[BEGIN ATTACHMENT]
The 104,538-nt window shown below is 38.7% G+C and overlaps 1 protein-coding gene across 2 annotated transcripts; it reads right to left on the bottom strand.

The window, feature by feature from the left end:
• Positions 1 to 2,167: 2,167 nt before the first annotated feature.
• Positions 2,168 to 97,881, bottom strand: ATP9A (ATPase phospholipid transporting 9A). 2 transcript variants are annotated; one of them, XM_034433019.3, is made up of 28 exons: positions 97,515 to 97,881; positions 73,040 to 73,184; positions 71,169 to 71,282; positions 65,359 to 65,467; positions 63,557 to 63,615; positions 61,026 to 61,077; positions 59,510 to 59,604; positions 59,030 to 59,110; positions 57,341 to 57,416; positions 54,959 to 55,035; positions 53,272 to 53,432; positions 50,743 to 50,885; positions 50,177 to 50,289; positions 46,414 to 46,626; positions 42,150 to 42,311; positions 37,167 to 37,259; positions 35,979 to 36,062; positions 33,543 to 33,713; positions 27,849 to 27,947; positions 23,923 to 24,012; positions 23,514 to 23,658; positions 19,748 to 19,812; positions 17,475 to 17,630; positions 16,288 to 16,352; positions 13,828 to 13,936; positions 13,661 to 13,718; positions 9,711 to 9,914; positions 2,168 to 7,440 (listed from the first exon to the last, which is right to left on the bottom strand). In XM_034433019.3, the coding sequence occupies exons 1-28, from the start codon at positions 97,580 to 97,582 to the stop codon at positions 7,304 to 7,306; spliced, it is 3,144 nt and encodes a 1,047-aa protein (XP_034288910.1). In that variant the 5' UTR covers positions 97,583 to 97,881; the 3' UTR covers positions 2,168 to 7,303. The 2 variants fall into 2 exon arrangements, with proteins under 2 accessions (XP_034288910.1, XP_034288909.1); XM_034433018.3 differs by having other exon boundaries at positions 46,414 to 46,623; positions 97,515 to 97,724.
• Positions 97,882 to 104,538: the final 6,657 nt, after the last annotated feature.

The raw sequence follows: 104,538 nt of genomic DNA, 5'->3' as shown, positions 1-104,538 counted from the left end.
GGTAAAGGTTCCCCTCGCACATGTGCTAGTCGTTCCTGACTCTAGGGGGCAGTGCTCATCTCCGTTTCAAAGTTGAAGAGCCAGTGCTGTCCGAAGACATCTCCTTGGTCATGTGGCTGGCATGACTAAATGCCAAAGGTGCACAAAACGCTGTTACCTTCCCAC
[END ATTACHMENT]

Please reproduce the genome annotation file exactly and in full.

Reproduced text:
The 104,538-nt window shown below is 38.7% G+C and overlaps 1 protein-coding gene across 2 annotated transcripts; it reads right to left on the bottom strand.

The window, feature by feature from the left end:
• Positions 1 to 2,167: 2,167 nt before the first annotated feature.
• Positions 2,168 to 97,881, bottom strand: ATP9A (ATPase phospholipid transporting 9A). 2 transcript variants are annotated; one of them, XM_034433019.3, is made up of 28 exons: positions 97,515 to 97,881; positions 73,040 to 73,184; positions 71,169 to 71,282; positions 65,359 to 65,467; positions 63,557 to 63,615; positions 61,026 to 61,077; positions 59,510 to 59,604; positions 59,030 to 59,110; positions 57,341 to 57,416; positions 54,959 to 55,035; positions 53,272 to 53,432; positions 50,743 to 50,885; positions 50,177 to 50,289; positions 46,414 to 46,626; positions 42,150 to 42,311; positions 37,167 to 37,259; positions 35,979 to 36,062; positions 33,543 to 33,713; positions 27,849 to 27,947; positions 23,923 to 24,012; positions 23,514 to 23,658; positions 19,748 to 19,812; positions 17,475 to 17,630; positions 16,288 to 16,352; positions 13,828 to 13,936; positions 13,661 to 13,718; positions 9,711 to 9,914; positions 2,168 to 7,440 (listed from the first exon to the last, which is right to left on the bottom strand). In XM_034433019.3, the coding sequence occupies exons 1-28, from the start codon at positions 97,580 to 97,582 to the stop codon at positions 7,304 to 7,306; spliced, it is 3,144 nt and encodes a 1,047-aa protein (XP_034288910.1). In that variant the 5' UTR covers positions 97,583 to 97,881; the 3' UTR covers positions 2,168 to 7,303. The 2 variants fall into 2 exon arrangements, with proteins under 2 accessions (XP_034288910.1, XP_034288909.1); XM_034433018.3 differs by having other exon boundaries at positions 46,414 to 46,623; positions 97,515 to 97,724.
• Positions 97,882 to 104,538: the final 6,657 nt, after the last annotated feature.

The raw sequence follows: 104,538 nt of genomic DNA, 5'->3' as shown, positions 1-104,538 counted from the left end.
GGTAAAGGTTCCCCTCGCACATGTGCTAGTCGTTCCTGACTCTAGGGGGCAGTGCTCATCTCCGTTTCAAAGTTGAAGAGCCAGTGCTGTCCGAAGACATCTCCTTGGTCATGTGGCTGGCATGACTAAATGCCAAAGGTGCACAAAACGCTGTTACCTTCCCAC